The Economist [Fri, 24 Jul 2020]
Farmers say crops tell the story: if you see cotton, it’s the south; if wheat, the west. Only when gazing on great expanses of corn or soyabean are you in the Midwest.
A report last September by a group of mayors noted that 86% of Americans live in metro areas, producing 91% of national income.
The best-run cities of America’s Midwest offer lessons in recovery
– If a town centre is an attractive place to live, work and play—with renovated bike paths, lots of parks, restaurants and nightlife—that draws young graduates, the newly retired and more.
– Cities also do well when they tap their own resources, or local social capital, instead of hoping for federal help or for a one-off giant investor who, with enough subsidies, will come in as a saviour.
– Another lesson is that the most successful places bet on “eds and meds”. Cities with a decent university or an expansive hospital system (often the two go together) reliably outperform others.
– cities with the deepest pools of talented workers tend to be long-term winners.
– Investing in its people is, ultimately, the Midwest’s greatest strength
One insight: rather than luring investors with incentives, cities should just create appealing living conditions. A second: cities have more assets than they realise. Public land can be exploited to raise funds for redevelopment and better public transport.
Average life expectancy, at 60 years, is decades less than in richer places. Violence is partly to blame. On May 31st 18 people were murdered in Chicago, its bloodiest day in six decades. Yet Melvin, a barber, won’t blame those in Englewood. “Once you got torn down neighbourhoods, abandoned buildings, drug infested, guns, then you know these kids, they’re vulnerable.” Many homes, shops and churches have been boarded up for years. A Whole Foods supermarket opened in 2016, but is mostly used by commuters who pull in from a motorway. Chicago can feel almost as segregated as South Africa just after apartheid. The common story of Bronzeville and Englewood is of slow-motion ejection of African-Americans. The mostly white, Hispanic and Asian populations north of Chicago are flourishing. But black residents are flocking out. The black population in the city has shrunk by nearly 290,000 this century. People go to suburbs, to Indiana or, in a “reverse great migration”, back south. The census this year is likely to show, for the first time, more Hispanics than African-Americans in Chicago.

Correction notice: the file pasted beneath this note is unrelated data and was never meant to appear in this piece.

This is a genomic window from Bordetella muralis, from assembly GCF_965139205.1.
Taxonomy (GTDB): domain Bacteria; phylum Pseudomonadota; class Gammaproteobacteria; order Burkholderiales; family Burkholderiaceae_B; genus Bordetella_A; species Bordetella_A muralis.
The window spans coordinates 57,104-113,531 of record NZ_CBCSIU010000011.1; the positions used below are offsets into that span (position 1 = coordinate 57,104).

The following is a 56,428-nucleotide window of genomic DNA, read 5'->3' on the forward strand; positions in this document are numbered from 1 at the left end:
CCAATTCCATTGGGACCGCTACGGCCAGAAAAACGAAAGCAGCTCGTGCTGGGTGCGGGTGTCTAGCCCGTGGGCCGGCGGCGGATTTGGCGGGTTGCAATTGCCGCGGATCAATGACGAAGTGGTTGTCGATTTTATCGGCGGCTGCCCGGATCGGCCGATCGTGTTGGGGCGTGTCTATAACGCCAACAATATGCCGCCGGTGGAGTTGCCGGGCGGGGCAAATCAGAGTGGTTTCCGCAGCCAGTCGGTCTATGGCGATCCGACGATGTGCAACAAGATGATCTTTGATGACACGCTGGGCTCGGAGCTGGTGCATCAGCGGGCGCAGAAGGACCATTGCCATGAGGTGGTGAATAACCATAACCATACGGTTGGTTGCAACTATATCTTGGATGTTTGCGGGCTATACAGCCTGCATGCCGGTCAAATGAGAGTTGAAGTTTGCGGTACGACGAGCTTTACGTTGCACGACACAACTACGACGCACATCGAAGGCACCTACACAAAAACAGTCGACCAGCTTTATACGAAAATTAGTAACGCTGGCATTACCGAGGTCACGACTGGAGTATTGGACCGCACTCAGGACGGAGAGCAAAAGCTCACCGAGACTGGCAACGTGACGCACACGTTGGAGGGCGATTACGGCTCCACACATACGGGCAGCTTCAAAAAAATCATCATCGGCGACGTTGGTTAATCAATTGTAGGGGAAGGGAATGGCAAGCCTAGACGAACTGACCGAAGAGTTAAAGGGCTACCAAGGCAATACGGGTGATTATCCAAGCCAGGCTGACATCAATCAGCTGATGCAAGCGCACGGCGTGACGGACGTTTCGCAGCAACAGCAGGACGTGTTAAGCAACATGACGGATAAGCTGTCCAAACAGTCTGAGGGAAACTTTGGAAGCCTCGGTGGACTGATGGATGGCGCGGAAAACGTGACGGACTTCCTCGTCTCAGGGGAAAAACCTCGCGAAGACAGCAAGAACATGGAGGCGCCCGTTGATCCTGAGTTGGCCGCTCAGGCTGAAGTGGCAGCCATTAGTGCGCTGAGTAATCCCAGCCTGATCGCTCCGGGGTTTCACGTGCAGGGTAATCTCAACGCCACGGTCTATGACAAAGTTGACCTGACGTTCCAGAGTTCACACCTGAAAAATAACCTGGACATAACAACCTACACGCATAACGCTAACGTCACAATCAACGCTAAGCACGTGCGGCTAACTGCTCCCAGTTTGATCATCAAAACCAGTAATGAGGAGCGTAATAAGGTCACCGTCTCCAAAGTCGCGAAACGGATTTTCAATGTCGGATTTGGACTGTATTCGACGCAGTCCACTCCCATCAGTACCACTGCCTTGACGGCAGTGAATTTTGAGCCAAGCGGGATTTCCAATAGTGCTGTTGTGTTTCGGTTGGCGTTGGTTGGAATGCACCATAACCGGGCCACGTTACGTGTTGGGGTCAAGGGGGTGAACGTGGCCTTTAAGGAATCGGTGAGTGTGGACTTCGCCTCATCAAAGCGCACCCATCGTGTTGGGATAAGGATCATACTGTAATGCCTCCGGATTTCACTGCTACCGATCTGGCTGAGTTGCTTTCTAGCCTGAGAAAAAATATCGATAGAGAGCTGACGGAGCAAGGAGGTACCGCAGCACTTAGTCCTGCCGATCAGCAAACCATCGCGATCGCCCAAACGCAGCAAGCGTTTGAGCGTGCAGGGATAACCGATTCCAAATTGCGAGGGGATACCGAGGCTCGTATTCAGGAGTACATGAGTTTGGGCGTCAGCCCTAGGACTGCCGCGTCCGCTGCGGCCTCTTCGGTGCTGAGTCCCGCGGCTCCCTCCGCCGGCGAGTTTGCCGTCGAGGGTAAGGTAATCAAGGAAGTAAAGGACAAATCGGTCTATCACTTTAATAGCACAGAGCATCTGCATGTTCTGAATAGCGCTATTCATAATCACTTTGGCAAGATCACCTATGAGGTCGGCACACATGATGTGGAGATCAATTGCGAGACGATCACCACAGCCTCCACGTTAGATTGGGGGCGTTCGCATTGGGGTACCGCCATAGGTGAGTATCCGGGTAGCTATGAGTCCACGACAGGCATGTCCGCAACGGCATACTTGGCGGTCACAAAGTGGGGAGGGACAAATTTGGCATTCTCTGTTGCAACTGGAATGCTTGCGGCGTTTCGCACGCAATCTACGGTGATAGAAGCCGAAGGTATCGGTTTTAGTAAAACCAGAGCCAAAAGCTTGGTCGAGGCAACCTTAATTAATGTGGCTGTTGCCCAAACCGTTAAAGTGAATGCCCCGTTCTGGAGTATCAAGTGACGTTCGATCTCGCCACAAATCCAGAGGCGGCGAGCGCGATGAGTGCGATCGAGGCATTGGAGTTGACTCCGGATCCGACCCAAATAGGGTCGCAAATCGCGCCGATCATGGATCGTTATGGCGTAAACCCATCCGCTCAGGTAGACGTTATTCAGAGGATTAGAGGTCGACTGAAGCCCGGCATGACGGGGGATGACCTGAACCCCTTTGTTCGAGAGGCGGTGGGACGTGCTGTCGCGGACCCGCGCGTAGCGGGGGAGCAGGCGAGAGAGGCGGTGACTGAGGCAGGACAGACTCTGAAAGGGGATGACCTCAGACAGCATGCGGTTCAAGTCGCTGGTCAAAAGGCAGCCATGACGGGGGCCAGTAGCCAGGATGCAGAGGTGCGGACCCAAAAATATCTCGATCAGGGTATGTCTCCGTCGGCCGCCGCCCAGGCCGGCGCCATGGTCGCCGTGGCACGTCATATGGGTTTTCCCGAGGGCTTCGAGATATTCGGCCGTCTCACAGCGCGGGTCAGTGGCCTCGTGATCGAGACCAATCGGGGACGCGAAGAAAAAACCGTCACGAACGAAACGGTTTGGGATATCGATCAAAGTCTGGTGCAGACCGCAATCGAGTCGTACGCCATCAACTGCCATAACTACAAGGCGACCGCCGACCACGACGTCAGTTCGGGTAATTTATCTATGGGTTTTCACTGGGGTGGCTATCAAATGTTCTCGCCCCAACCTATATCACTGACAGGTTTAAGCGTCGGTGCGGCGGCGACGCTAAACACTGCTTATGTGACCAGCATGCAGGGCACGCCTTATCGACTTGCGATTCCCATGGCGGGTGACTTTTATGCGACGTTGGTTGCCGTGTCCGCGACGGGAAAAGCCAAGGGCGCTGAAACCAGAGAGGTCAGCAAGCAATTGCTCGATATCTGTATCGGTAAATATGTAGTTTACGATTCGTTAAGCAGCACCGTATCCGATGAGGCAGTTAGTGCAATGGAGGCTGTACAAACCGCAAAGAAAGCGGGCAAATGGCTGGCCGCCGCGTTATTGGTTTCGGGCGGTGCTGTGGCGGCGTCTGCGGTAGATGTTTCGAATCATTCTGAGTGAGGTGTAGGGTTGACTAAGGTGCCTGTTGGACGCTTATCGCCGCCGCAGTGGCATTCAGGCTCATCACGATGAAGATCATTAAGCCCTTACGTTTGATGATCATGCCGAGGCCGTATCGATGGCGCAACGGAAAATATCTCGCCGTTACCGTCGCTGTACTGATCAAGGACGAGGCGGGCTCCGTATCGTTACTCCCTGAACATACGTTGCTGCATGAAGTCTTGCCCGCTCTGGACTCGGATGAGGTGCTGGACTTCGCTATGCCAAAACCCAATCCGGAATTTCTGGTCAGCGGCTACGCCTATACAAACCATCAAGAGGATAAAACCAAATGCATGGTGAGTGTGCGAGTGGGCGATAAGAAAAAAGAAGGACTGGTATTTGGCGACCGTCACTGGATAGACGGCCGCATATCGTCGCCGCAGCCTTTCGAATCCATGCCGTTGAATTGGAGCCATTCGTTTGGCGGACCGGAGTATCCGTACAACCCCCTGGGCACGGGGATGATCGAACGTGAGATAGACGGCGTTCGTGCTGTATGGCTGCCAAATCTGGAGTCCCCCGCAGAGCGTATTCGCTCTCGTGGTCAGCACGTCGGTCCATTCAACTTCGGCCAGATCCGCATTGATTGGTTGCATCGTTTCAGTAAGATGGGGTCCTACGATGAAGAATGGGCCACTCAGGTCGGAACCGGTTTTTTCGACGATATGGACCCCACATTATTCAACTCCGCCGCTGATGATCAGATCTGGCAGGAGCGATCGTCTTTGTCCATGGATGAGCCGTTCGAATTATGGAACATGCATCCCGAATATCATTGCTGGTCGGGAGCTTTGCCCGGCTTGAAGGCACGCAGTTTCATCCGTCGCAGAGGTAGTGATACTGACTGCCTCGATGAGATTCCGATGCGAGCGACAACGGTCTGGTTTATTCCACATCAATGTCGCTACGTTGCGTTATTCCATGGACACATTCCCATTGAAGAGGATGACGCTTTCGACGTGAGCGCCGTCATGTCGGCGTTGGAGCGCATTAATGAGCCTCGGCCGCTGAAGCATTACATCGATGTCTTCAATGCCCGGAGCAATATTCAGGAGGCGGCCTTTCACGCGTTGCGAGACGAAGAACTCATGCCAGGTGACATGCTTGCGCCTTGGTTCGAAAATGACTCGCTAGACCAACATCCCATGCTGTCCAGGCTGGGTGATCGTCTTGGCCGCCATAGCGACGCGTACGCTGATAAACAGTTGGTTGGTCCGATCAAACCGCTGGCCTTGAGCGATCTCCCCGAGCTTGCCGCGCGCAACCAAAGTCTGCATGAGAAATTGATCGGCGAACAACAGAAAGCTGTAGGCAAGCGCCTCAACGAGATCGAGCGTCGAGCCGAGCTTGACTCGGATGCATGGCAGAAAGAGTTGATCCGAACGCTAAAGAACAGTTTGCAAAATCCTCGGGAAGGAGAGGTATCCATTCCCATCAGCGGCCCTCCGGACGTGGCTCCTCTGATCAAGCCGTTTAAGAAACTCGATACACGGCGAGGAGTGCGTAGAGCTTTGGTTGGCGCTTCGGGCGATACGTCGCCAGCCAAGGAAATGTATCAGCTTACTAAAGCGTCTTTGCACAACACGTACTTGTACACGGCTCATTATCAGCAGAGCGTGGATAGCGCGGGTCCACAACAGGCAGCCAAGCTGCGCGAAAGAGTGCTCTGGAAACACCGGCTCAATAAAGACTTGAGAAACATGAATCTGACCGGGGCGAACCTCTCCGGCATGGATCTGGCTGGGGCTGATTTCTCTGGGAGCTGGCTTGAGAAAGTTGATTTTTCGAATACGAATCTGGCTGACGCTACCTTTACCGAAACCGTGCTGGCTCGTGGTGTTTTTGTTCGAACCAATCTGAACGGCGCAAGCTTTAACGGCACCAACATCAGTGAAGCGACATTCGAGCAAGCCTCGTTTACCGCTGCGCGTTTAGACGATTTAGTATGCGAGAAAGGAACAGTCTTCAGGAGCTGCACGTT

“How can you provide a middle-class way of life if the jobs are serving omelettes in a restaurant?”
Training does not have to mean four-year degrees. Instead what is needed are vocational skills that can be taught simultaneously by companies and colleges.
The bulk of our success is in advanced manufacturing, in family-owned, mid-sized firms in their third or fourth generation of ownership, just like in Germany.”
TO BUILD A great city is simple, the politician Daniel Patrick Moynihan once said. First create a university, then wait 200 years. They in turn spread prosperity, in three ways. One is to bring in young people, often a city-sized population. Second, universities pool employable talent. Third, universities can refocus a city’s economy.
On average, 32% of Americans (25 or older) have at least a bachelor’s degree.
The average age of cars on American roads has approached almost 12 years, and around a quarter are at least 16 years old, according to IHS Markit.